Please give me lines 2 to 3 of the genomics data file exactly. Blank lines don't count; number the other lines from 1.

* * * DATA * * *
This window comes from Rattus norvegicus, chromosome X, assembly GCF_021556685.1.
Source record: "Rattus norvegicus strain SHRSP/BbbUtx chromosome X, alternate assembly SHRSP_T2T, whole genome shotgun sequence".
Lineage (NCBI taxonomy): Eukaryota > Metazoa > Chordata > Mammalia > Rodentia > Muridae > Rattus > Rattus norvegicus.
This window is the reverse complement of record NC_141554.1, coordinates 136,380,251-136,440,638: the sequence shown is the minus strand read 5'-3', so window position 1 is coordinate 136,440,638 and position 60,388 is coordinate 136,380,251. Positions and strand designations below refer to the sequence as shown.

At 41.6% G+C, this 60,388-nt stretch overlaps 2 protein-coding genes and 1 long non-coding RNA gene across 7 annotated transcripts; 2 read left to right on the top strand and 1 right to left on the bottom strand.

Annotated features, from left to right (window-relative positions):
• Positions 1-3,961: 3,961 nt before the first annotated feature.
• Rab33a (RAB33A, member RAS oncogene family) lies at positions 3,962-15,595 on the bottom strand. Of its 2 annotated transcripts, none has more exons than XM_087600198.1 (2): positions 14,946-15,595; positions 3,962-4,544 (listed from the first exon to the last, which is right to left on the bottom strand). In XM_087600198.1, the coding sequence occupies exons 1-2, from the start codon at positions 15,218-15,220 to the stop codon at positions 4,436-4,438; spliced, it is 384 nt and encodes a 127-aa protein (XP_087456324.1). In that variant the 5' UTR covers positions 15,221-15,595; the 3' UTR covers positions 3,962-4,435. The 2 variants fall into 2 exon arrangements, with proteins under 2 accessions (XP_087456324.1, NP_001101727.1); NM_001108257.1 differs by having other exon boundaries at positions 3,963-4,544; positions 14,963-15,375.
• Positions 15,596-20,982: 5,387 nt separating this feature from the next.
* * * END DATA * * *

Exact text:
Source record: "Rattus norvegicus strain SHRSP/BbbUtx chromosome X, alternate assembly SHRSP_T2T, whole genome shotgun sequence".
Lineage (NCBI taxonomy): Eukaryota > Metazoa > Chordata > Mammalia > Rodentia > Muridae > Rattus > Rattus norvegicus.